by Colleen Flaherty
Newly elected Indiana Gov. Mike Pence delivered his State of the State in Indianapolis Tuesday evening. While most of his education proposals were vague, Pence did put front and center a promise to his anti-public education supporters: expand the state’s school voucher program, draining money from underfunded public schools for private and religious schools that are not accountable to taxpayers and exempt from state and local education standards.
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Said Teresa Meredith, elementary school educator and vice president of the Indiana State Teachers Association:
We haven’t even waited for data to be collected on the current voucher program, and they’re already talking about expanding it. Vouchers are continuing to cripple our public education system by draining funds away from programs and from schools for those who need it the most.
Currently, Indiana provides anywhere from $2,500 to $7,500 per year to students who meet the income guidelines and who have spent at least one year in a public school. Pence wants to get rid of income guidelines for certain students, such as children of veterans and those with special needs, and do away with the public school attendance requirement altogether.
In 2012, 9,324 students received vouchers, up from 3,919 when the program began two years ago. There were 7,500 vouchers available in the program’s first year. That amount doubled this school year, and that cap disappears in 2013-14.
Pence also proposed an increase in education funding, but, said Meredith, “It’s just a drop in the bucket.”
Pence’s budget proposal includes an increase of one percent per year for K-12 funding. However, it won’t cover the $300 million carved out of the education budget in the last two years. Even some state lawmakers in Pence’s own party, state House Republicans, want an increase in education funding.
Pence also intends to increase funding for the teacher and school evaluation program, which would allocate more money for high performing schools and reward teachers based only on the improvement of their students on a high-stakes test. Pence wants to spend an extra $64 million specifically for high performing schools.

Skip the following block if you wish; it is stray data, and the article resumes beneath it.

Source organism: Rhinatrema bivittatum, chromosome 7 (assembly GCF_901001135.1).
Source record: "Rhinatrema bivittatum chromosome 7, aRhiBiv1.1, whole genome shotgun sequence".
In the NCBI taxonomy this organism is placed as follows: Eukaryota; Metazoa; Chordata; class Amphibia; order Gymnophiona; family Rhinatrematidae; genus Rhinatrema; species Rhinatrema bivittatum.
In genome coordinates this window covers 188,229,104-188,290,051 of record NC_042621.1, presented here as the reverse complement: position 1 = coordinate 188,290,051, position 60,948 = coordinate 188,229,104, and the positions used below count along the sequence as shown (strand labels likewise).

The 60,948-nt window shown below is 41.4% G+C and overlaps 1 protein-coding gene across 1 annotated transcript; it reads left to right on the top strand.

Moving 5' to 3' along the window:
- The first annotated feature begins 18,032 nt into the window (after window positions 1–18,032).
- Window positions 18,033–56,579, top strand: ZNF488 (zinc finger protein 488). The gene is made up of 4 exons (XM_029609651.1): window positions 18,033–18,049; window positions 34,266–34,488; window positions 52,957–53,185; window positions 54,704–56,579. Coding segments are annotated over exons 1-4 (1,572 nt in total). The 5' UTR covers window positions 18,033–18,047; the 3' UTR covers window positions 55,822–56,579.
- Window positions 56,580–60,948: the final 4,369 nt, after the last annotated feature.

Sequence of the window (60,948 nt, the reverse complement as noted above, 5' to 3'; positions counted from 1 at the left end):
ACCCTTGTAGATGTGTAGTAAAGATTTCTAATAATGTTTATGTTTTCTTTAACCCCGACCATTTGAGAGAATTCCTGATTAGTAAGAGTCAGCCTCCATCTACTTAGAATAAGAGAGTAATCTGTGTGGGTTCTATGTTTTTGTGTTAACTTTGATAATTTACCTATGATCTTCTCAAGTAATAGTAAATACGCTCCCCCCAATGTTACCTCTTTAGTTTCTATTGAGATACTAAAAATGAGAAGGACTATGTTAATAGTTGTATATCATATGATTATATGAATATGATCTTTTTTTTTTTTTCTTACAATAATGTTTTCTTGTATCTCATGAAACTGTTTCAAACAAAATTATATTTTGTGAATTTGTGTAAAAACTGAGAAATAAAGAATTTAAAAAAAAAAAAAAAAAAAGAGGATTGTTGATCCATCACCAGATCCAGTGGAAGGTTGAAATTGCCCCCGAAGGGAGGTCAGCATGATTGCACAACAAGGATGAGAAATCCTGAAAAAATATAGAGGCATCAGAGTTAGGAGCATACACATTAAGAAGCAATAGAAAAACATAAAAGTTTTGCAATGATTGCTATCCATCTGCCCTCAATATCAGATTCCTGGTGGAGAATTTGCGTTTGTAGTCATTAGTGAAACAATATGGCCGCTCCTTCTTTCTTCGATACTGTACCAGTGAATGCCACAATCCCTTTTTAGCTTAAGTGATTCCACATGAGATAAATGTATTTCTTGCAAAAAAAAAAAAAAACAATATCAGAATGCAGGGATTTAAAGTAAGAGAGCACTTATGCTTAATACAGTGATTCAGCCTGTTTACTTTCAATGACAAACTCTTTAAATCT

“He wants that funding to go to the highest performing schools and what he considers the best teachers,” said Meredith. “Once again, the programs and the opportunities that need to be there for our most impoverished children and our most challenged schools, he’s not looking at ways to support those schools or those students in any way.”
Meredith adds that in the past few years, many teachers have retired early or left the profession due to the added pressures of high stakes evaluation.
“Teachers are really feeling the stress. We’re hearing about teachers around the state that are on medication because they can’t handle the stress brought on by the evaluation model. We’re really hoping the current administration can bring some kind of common sense to the teacher evaluation discussion and make teachers feel less threatened from day one.”
Meredith was also disappointed that while Pence outlined his plans for education, he didn’t mention newly elected state Superintendent Glenda Ritz, former state Teacher of the Year and fierce advocate for public schools.
“He didn’t extend any olive branch to Ritz. I would love to have heard him say publicly, ‘Let’s start with our common ground and then continue to improve education in Indiana from there.’ He didn’t do it. I feel really let down as a citizen of the state.”
Still, Meredith feels hopeful that educators and students have such a strong public education advocate fighting for them.
“I believe Superintendent Ritz and her staff are already exhibiting tremendous openness to conversation. I’m encouraged by the attitude they have about the professionals who are in our schools everyday doing their jobs.”